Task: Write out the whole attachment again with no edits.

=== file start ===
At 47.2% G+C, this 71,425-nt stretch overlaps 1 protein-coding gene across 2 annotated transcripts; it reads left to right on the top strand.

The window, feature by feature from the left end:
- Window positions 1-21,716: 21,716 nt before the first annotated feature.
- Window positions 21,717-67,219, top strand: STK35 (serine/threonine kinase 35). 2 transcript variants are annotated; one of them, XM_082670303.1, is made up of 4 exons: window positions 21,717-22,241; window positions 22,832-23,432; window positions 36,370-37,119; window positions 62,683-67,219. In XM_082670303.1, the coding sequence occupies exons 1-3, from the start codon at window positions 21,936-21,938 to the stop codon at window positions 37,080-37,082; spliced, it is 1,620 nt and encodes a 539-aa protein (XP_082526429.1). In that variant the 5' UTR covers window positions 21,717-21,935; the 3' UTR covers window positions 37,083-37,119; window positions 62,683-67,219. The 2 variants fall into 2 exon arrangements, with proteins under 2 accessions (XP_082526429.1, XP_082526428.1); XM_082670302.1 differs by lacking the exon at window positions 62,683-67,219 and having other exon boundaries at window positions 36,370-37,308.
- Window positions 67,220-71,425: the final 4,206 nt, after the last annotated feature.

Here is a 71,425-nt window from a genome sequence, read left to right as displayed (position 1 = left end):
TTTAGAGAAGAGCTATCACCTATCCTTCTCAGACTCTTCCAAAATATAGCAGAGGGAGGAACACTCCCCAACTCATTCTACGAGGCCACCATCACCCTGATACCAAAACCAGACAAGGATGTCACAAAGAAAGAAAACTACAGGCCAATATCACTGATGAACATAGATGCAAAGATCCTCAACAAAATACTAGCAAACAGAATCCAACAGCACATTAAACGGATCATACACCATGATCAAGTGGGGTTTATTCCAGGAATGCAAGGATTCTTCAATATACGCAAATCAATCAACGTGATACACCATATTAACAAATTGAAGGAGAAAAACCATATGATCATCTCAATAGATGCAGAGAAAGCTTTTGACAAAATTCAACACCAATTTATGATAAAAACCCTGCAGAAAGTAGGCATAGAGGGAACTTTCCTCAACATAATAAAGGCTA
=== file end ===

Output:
At 47.2% G+C, this 71,425-nt stretch overlaps 1 protein-coding gene across 2 annotated transcripts; it reads left to right on the top strand.

The window, feature by feature from the left end:
- Window positions 1-21,716: 21,716 nt before the first annotated feature.
- Window positions 21,717-67,219, top strand: STK35 (serine/threonine kinase 35). 2 transcript variants are annotated; one of them, XM_082670303.1, is made up of 4 exons: window positions 21,717-22,241; window positions 22,832-23,432; window positions 36,370-37,119; window positions 62,683-67,219. In XM_082670303.1, the coding sequence occupies exons 1-3, from the start codon at window positions 21,936-21,938 to the stop codon at window positions 37,080-37,082; spliced, it is 1,620 nt and encodes a 539-aa protein (XP_082526429.1). In that variant the 5' UTR covers window positions 21,717-21,935; the 3' UTR covers window positions 37,083-37,119; window positions 62,683-67,219. The 2 variants fall into 2 exon arrangements, with proteins under 2 accessions (XP_082526429.1, XP_082526428.1); XM_082670302.1 differs by lacking the exon at window positions 62,683-67,219 and having other exon boundaries at window positions 36,370-37,308.
- Window positions 67,220-71,425: the final 4,206 nt, after the last annotated feature.

Here is a 71,425-nt window from a genome sequence, read left to right as displayed (position 1 = left end):
TTTAGAGAAGAGCTATCACCTATCCTTCTCAGACTCTTCCAAAATATAGCAGAGGGAGGAACACTCCCCAACTCATTCTACGAGGCCACCATCACCCTGATACCAAAACCAGACAAGGATGTCACAAAGAAAGAAAACTACAGGCCAATATCACTGATGAACATAGATGCAAAGATCCTCAACAAAATACTAGCAAACAGAATCCAACAGCACATTAAACGGATCATACACCATGATCAAGTGGGGTTTATTCCAGGAATGCAAGGATTCTTCAATATACGCAAATCAATCAACGTGATACACCATATTAACAAATTGAAGGAGAAAAACCATATGATCATCTCAATAGATGCAGAGAAAGCTTTTGACAAAATTCAACACCAATTTATGATAAAAACCCTGCAGAAAGTAGGCATAGAGGGAACTTTCCTCAACATAATAAAGGCTA